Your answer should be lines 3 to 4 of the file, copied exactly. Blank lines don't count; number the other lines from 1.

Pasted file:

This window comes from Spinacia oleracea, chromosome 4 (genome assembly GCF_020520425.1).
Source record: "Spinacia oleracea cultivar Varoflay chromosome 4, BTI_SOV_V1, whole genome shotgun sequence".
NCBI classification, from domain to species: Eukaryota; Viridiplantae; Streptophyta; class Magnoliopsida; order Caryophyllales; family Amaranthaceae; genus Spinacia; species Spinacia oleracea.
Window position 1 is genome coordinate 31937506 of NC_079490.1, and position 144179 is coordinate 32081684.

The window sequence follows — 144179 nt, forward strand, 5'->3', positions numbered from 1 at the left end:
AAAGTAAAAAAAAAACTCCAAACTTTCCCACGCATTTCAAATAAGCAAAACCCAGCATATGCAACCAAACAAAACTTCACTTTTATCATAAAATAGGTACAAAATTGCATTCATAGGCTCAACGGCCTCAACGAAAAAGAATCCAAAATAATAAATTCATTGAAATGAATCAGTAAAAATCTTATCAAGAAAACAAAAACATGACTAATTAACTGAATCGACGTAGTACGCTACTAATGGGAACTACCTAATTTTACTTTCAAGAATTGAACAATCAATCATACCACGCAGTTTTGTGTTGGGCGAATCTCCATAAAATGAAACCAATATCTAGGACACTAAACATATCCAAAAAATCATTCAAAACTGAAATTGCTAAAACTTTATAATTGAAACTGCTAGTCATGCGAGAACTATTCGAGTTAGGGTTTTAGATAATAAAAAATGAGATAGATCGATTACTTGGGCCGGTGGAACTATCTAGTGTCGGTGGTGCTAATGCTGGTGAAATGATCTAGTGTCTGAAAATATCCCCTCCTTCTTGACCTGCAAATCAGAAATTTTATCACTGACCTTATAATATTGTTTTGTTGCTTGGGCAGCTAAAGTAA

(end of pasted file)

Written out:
NCBI classification, from domain to species: Eukaryota; Viridiplantae; Streptophyta; class Magnoliopsida; order Caryophyllales; family Amaranthaceae; genus Spinacia; species Spinacia oleracea.
Window position 1 is genome coordinate 31937506 of NC_079490.1, and position 144179 is coordinate 32081684.